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LCC Library

Fire and Rain: The Environmental History of Western Oregon

There are a number of interesting questions surrounding the pre-European environment of Western Oregon. Was this an undisturbed Eden, or did the indigenous people manage their environment for their own needs?

Fire Ecology

  1. Beaty, M.R. and A.H. Taylor. 2001. Spatial and temporal variation of fire regimes in a mixed conifer forest landscape, Southern Cascades, California, USA. Journal of Biogeography 28: 955-966.
  2. Begon, M., J.L. Harper and C.R. Townsend. 1996. Ecology: individuals, populations, and communities, Third Edition. Blackwell Science Ltd., Cambridge, Massachusetts, USA.
  3. Bond, W. J., and J. E. Keeley. 2005. Fire as a global 'herbivore': the ecology and evolution of flammable ecosystems. Trends in Ecology & Evolution 20: 387-394.
  4. Brockway, D.G., R.G. Gatewood, and R.B. Paris. 2002. Restoring fire as an ecological process in shortgrass prairie ecosystems: initial effects of prescribed burning during the dormant and growing seasons. Journal of Environmental Management 65:135-152.
  5. Bunnell, F.L. 1995. Forest-dwelling vertebrate faunas and natural fire regimes in British Columbia: patterns and implications for conservation. Conservation Biology 9: 636-644.
  6. DeBano, L.F., D.G. Neary, P.F. Ffolliot. 1998. Fire’s Effects on Ecosystems. John Wiley & Sons, Inc., New York, New York, USA.
  7. Dellasala, D.A., J.E. Williams, C.D. Williams, and J.F. Franklin. 2004. Beyond smoke and mirrors: a synthesis of fire policy and science. Conservation Biology 18:976-986.
  8. Emery, S.M., and K.L. Gross. 2005. Effects of timing of prescribed fire on the demography of an invasive plant, spotted knapweed Centaurea maculosa. Journal of Applied Ecology 42:60-69.
  9. Fairbrother, A., and J. G. Turnley. 2005. Predicting risks of uncharacteristic wildfires: application of the risk assessment process. Forest Ecology and Management 211:28-35.
  10. Hart, S. C., T. H. DeLuca, G. S. Newman, M. D. MacKenzie, and S. I. Boyle. 2005. Post-fire vegetative dynamics as drivers of microbial community structure and function in forest soils. Forest Ecology and Management 220: 166-184.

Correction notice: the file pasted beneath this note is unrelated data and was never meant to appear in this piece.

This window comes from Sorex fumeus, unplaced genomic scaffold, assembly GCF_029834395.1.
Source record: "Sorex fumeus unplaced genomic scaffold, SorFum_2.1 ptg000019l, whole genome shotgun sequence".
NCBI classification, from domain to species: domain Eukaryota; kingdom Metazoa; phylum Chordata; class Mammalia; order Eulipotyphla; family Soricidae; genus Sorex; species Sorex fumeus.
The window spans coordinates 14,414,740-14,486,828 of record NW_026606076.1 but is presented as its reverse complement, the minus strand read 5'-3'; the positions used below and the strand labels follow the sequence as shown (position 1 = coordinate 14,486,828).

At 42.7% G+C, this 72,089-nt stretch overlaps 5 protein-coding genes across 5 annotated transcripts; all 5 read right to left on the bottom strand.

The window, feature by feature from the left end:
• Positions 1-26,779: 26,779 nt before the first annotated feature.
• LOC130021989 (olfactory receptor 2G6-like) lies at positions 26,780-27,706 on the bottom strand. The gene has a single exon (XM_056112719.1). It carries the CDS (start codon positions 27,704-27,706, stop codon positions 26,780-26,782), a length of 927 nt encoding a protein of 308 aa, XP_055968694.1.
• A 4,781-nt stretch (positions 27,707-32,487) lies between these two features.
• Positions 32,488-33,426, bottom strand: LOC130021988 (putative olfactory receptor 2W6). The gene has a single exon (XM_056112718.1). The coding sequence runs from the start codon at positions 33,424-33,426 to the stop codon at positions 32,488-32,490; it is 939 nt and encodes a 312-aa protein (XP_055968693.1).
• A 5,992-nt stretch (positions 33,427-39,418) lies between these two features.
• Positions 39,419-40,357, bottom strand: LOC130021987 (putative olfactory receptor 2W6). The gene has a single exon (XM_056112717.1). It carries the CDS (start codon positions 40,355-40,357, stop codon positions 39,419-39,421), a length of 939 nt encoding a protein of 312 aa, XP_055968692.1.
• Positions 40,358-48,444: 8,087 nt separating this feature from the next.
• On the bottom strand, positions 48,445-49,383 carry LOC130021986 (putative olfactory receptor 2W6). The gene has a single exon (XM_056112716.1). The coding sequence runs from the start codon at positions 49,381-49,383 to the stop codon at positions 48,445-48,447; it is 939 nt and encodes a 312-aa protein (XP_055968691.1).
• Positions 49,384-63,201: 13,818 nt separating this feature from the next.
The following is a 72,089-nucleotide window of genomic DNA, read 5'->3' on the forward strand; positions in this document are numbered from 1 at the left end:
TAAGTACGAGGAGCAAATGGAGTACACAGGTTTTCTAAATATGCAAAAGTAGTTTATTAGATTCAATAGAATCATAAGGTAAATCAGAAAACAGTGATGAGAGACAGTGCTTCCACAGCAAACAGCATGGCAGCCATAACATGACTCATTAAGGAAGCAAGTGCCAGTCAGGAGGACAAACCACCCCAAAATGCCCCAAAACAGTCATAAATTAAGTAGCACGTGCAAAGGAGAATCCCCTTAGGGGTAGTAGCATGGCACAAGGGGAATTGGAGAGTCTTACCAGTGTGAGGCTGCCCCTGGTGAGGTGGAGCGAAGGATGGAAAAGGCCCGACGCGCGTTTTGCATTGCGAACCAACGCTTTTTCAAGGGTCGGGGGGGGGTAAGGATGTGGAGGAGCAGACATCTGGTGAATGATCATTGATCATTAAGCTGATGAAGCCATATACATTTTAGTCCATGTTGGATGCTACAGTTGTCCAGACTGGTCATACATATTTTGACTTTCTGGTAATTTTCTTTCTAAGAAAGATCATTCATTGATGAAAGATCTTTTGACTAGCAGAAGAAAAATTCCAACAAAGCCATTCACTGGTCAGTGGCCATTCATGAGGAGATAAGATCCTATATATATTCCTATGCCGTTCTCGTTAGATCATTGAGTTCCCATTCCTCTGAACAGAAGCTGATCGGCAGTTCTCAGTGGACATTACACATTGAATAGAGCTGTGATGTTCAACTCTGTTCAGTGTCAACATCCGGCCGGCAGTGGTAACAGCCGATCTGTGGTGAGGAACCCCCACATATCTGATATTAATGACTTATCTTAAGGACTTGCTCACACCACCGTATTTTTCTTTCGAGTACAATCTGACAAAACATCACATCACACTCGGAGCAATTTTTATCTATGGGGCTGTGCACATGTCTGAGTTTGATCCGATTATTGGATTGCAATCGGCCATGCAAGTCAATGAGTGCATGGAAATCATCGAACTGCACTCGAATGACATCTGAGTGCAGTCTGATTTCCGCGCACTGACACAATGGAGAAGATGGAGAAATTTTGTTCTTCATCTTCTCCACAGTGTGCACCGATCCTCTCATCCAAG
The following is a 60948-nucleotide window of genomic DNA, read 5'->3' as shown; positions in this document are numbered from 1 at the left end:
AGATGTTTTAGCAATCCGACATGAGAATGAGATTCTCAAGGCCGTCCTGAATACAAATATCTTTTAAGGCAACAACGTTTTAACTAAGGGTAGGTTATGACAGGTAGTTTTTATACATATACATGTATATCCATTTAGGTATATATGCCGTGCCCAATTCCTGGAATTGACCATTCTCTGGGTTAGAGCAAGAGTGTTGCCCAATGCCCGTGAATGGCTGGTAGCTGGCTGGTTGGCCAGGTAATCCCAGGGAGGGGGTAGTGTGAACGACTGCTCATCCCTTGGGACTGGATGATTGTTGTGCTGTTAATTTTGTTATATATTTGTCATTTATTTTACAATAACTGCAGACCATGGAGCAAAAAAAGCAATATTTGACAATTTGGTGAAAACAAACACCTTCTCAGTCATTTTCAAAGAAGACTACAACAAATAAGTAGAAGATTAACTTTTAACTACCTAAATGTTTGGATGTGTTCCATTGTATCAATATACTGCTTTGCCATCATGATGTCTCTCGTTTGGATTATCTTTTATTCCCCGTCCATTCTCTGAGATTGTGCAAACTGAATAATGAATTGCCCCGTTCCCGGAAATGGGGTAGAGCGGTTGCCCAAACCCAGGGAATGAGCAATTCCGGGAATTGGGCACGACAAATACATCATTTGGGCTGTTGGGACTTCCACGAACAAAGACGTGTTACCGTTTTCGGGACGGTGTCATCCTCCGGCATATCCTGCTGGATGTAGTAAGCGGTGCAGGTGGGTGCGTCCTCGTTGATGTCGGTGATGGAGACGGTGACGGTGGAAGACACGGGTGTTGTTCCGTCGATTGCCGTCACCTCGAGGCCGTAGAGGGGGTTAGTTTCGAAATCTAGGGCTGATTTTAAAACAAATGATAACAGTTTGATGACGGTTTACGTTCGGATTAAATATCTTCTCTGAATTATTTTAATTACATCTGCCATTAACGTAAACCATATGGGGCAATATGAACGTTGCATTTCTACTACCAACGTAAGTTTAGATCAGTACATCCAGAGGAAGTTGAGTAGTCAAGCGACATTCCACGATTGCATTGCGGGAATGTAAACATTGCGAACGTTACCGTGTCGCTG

11. Keeley, J.E., M.B. Keeley., and C. J. Fotheringhamb. 2005. Alien plant dynamics following fire in Mediterranean-climate California shrublands. Ecological Applications 15:2109-2125.
  12. Keeley, J.E., Fotheringham, C.J., Morais, M. 1999. Reexamining fire suppression impacts on brushland fire regimes. Science 284: 1829-1832.
  13. Knox, K.J.E. and P. Clarke. 2005. Nutrient availability induces contrasting allocation and starch formation in resprouting and obligate seeding shrubs. Functional Ecology 19: 690-698.
  14. Kramp, B.A., D.R. Patton, and W.W. Brady. 1986. Run wild: wildlife/habitat relationships. U.S. Forest Service, Southwestern Region.
  15. MacDougall, A.S., B.R. Beckwith, and C.Y. Maslovat. 2004. Defining conservation strategies with historical perspectives: a case study from a degraded oak grassland ecosystem. Conservation Biology 18:455-465.
  16. McCullough, D.G., R.A. Werner, and D. Neumann. 1998. Fire and insects in northern and boreal forest ecosystems of North America. Annual Review of Entomology 43: 107-127.
  17. Minnich, R.A. 1983. Fire mosaics in Southern California and Northern Baja California. Science 219:1287-1294.
  18. Savage, M. and J.N. Mast. 2005. How resilient are southwestern ponderosa pine forests after crown fires? Canadian Journal of Forest Research 35: 967-977.
  19. Stephens, S. L., and J. J. Moghaddas. 2005. Fuel treatment effects on snags and coarse woody debris in a Sierra Nevada mixed conifer forest. Forest Ecology and Management 214:53-64.
  20. Wisheu, I.C., M.L. Rosenzweig, L. Olsvig-Whittaker, A. Shmida. 2000. What makes nutrient-poor Mediterranean heathlands so rich in plant diversity? Evolutionary Ecology Research 2: 935-955.
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